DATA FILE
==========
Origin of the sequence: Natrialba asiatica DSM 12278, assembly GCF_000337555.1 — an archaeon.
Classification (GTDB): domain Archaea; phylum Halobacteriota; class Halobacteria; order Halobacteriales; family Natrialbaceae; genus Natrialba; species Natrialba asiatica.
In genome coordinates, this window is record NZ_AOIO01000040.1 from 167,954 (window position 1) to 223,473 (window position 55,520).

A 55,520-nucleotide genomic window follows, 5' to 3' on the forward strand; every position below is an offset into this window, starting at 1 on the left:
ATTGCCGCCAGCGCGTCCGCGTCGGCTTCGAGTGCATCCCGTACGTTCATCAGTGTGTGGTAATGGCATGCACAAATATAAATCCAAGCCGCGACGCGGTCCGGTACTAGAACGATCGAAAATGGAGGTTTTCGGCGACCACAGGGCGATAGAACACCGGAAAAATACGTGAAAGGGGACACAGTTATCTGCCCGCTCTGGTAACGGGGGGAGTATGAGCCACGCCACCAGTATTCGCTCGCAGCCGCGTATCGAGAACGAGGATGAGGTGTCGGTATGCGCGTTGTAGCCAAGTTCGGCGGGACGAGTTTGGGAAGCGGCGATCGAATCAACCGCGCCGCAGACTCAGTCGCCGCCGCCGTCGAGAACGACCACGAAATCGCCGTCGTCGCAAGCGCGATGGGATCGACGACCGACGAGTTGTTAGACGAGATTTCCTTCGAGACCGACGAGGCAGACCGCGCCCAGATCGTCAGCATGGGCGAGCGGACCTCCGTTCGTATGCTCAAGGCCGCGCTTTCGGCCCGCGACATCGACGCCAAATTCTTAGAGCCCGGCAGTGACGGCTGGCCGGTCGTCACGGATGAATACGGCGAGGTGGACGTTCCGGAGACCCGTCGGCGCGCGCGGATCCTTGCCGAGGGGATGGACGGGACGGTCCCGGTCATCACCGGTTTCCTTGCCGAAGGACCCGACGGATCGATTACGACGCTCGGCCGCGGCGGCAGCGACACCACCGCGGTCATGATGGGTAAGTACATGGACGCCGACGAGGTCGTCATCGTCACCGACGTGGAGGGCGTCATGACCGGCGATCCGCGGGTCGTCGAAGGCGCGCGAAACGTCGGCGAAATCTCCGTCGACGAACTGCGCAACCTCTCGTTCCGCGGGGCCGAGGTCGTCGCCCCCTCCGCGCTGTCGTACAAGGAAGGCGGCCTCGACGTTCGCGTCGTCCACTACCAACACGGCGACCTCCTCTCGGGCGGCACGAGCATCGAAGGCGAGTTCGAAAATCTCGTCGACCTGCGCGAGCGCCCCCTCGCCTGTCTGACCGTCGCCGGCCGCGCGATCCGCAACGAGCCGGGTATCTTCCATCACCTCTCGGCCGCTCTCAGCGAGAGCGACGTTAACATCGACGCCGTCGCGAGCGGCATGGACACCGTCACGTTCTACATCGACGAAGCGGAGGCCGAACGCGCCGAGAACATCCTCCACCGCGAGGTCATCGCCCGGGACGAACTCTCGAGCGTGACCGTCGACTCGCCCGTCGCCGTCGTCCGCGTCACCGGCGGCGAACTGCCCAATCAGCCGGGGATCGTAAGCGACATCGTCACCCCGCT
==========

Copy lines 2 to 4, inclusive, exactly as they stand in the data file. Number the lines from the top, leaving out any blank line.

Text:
Classification (GTDB): domain Archaea; phylum Halobacteriota; class Halobacteria; order Halobacteriales; family Natrialbaceae; genus Natrialba; species Natrialba asiatica.
In genome coordinates, this window is record NZ_AOIO01000040.1 from 167,954 (window position 1) to 223,473 (window position 55,520).

A 55,520-nucleotide genomic window follows, 5' to 3' on the forward strand; every position below is an offset into this window, starting at 1 on the left: